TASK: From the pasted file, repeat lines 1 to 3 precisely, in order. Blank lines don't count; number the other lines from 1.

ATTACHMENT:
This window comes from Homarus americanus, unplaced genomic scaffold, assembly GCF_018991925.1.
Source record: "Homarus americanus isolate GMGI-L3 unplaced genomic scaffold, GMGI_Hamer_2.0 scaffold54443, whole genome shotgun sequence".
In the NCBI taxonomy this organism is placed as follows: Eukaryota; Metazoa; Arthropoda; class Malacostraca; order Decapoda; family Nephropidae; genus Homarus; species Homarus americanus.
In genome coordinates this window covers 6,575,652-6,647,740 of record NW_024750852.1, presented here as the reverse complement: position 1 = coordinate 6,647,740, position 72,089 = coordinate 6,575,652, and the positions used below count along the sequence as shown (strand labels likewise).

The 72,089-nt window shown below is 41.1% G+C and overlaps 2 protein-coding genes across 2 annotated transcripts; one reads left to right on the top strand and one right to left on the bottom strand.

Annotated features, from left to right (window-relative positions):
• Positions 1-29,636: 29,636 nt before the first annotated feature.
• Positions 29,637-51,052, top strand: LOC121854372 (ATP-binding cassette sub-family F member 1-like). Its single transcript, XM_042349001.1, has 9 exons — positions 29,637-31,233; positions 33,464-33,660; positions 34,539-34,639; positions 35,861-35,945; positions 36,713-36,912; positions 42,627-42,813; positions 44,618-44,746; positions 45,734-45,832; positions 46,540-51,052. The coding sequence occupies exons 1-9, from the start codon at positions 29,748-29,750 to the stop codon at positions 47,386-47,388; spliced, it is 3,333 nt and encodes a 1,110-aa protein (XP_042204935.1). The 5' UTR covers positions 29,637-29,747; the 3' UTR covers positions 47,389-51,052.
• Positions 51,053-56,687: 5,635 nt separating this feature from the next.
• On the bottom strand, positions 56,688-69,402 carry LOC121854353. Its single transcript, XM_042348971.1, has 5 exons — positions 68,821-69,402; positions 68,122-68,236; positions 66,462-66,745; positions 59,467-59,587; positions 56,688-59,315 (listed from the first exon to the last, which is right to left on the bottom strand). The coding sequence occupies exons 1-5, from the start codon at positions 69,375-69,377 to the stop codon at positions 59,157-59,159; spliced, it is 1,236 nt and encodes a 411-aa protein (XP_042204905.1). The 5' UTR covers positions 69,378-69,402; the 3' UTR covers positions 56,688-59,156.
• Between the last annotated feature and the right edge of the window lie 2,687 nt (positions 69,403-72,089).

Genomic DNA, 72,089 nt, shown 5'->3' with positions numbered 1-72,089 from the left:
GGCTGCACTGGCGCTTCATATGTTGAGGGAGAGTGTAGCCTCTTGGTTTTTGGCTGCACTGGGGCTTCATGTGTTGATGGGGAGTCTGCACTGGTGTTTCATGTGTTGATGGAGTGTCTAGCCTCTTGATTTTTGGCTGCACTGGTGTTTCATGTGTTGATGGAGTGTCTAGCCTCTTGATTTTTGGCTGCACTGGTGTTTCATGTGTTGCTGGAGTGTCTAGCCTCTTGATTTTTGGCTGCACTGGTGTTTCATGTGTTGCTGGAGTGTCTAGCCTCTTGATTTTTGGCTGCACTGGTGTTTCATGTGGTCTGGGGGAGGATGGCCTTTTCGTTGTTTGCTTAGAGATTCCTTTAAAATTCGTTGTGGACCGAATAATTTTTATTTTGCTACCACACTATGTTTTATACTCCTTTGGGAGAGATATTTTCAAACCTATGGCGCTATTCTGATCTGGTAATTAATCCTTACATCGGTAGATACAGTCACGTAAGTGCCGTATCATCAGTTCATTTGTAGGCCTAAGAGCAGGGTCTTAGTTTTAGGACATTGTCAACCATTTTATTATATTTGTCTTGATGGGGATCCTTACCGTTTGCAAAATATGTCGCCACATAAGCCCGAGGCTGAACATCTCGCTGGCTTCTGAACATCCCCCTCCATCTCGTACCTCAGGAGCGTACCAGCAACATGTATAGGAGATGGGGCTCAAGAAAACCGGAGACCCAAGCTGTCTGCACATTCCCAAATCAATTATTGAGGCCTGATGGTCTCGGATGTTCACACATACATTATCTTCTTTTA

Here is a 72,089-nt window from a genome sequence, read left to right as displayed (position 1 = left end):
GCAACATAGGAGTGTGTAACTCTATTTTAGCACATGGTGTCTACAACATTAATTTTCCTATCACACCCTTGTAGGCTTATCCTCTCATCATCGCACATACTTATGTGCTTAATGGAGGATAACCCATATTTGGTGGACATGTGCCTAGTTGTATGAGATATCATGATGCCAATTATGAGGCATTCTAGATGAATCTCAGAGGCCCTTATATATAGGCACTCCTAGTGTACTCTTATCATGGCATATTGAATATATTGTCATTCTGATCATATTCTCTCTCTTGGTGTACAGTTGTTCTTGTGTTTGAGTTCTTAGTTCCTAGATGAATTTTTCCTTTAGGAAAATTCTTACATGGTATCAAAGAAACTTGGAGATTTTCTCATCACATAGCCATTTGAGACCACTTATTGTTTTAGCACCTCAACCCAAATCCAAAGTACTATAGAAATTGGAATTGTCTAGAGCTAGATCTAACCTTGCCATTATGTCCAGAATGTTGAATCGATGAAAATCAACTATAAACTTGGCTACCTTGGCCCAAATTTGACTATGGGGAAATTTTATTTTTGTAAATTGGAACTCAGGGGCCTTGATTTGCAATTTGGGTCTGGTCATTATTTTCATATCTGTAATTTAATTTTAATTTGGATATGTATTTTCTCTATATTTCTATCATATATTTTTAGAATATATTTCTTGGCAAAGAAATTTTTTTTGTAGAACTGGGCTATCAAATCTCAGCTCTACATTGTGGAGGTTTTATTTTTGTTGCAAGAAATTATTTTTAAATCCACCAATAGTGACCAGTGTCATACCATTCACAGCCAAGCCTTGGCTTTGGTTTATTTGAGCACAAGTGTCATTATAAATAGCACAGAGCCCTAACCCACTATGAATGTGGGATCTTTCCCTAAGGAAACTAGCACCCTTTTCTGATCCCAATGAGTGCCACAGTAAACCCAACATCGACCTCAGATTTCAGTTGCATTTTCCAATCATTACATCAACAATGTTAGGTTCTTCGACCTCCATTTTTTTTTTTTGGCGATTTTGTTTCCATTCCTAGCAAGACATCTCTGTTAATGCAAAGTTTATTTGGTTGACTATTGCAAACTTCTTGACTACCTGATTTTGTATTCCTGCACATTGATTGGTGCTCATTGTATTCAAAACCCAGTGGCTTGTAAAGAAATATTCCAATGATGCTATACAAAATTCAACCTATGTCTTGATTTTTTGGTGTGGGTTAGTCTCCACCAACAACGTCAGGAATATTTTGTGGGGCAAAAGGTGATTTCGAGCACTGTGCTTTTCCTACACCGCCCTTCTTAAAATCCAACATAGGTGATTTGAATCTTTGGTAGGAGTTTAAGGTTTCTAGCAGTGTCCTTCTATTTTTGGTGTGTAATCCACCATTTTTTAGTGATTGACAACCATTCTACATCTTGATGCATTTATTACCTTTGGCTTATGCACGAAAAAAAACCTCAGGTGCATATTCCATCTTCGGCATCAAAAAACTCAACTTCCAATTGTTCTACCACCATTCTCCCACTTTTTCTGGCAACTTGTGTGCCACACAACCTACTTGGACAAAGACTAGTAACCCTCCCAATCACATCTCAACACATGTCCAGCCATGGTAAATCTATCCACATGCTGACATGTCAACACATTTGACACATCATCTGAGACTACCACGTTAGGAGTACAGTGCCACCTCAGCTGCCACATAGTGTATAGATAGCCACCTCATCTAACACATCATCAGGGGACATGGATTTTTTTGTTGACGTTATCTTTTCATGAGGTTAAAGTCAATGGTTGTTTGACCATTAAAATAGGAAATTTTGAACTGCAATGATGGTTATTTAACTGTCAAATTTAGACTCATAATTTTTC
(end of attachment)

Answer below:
This window comes from Homarus americanus, unplaced genomic scaffold, assembly GCF_018991925.1.
Source record: "Homarus americanus isolate GMGI-L3 unplaced genomic scaffold, GMGI_Hamer_2.0 scaffold54443, whole genome shotgun sequence".
In the NCBI taxonomy this organism is placed as follows: Eukaryota; Metazoa; Arthropoda; class Malacostraca; order Decapoda; family Nephropidae; genus Homarus; species Homarus americanus.